Due by 5 PM, Wednesday (not Monday) Dec. 6, 2000
Questions 1 and 2 both ask you to write programs using only the 11 instructions from the MIPS IV architecture that are described in the R10000 handout, section 3 (beq, beql, dadd, daddi, ld, movn, movz, slt, slti, pref, sd). Question 1 further restricts this subset. Remember that registers are now 64 bits wide, as are virtual addresses. Here is the initial situation for both questions:
Both questions ask you to write a program that computes the sum of all elements of V that are less than C, leaving the result in register $11. Both programs will be graded on correctness and efficiency. Don't be distracted by thinking about out-of-order execution; assume your programs are executed one instruction at a time, strictly in order.
Please, please include helpful comments with your code!
1. First, write this program without using the instructions beql, movn, movz, and pref. Don't unroll the loop or do software pipelining or other advanced trickery; the simple, straightforward, correct answer is all we're looking for.
2. (counts double) Your solution to Question 1 probably has a branch in the middle of the loop, based on whether the vector element was less than C or not. If the elements of V are distributed randomly around C, that branch is not likely to be very predictable by the sophisticated mechanisms used in modern processors like the R10000. Mispredicted branches can be quite costly. The conditional move instructions movn and movz can help.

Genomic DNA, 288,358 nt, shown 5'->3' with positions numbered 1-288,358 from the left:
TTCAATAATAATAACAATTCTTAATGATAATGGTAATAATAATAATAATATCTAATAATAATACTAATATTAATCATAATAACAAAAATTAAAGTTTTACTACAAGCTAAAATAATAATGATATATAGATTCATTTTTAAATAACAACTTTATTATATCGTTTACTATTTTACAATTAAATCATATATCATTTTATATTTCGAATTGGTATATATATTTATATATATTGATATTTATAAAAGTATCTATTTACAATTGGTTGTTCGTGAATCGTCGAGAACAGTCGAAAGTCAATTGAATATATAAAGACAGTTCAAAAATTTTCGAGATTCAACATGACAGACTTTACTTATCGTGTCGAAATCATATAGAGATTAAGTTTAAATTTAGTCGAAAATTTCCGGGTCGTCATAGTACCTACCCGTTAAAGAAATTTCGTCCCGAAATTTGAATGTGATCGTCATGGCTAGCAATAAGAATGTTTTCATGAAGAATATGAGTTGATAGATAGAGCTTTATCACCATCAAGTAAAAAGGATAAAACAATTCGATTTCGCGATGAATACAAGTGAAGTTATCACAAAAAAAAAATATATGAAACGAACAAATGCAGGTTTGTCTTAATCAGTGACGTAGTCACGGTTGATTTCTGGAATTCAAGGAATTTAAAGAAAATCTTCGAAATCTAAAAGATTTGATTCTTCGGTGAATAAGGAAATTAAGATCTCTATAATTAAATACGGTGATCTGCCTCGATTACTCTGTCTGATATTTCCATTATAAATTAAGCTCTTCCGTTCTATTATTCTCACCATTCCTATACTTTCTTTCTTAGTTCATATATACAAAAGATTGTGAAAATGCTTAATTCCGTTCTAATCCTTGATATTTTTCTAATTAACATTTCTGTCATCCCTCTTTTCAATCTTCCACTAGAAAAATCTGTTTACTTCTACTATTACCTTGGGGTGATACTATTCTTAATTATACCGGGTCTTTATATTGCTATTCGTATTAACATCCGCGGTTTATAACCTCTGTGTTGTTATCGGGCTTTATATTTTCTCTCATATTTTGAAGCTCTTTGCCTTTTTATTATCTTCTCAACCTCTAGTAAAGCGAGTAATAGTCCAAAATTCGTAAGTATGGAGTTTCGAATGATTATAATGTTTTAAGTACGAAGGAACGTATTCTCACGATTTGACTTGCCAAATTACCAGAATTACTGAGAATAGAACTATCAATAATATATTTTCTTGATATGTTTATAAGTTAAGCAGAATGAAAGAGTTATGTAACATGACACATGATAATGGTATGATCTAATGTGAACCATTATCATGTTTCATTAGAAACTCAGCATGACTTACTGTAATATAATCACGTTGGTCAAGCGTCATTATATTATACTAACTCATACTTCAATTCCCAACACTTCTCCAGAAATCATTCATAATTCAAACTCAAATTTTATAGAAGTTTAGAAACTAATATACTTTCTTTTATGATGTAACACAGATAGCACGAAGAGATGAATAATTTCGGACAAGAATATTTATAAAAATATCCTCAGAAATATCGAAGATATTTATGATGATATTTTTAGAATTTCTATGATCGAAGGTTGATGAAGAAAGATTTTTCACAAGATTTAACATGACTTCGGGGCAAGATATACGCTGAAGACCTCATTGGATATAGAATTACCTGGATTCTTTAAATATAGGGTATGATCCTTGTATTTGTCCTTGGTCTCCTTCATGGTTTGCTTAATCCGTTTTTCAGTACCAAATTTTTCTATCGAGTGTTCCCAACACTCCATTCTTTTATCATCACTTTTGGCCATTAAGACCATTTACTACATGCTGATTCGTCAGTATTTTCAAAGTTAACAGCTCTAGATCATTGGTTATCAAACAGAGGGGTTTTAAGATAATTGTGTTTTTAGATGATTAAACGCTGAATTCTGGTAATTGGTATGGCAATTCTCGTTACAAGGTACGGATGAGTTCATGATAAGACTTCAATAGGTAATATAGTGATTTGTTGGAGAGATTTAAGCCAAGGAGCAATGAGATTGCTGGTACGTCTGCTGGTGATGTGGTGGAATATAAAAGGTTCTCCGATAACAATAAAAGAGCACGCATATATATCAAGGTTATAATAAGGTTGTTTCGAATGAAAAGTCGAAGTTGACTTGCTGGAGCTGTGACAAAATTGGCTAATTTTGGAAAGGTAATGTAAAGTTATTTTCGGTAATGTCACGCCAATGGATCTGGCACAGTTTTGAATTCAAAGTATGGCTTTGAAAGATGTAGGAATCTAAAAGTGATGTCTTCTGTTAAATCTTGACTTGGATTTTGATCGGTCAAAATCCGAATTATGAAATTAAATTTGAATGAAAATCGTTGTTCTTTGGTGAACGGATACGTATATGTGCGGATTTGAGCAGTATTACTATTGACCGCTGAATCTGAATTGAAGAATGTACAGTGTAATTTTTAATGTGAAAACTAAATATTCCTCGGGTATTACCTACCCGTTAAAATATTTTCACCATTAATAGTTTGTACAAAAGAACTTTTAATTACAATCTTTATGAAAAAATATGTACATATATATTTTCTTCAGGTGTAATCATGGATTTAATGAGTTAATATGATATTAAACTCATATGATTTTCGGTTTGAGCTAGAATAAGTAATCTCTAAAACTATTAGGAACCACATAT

Your solution to Question 1 will also suffer from cache misses as the elements of V are loaded from memory. The prefetch instruction pref is designed to help with this problem.
Please write another MIPS IV program to solve the same problem, but use any of the handout's subset instructions you like, and try to avoid the branch-mispredict and cache miss problems noted above. Again, no loop unrolling or traditional software pipelining, but your solution may slightly resemble a software-pipelined loop. (If you're not sure what that is, you don't need to worry about it.) Assume your cache has 8-byte blocks and contains no elements of V when your program starts. Assume that the miss penalty of your cache is about twice the time of a single iteration of your loop. Use the "load" hint in your prefetch instructions. Don't worry about cache delays in the first few iterations, as your loop reaches its steady state.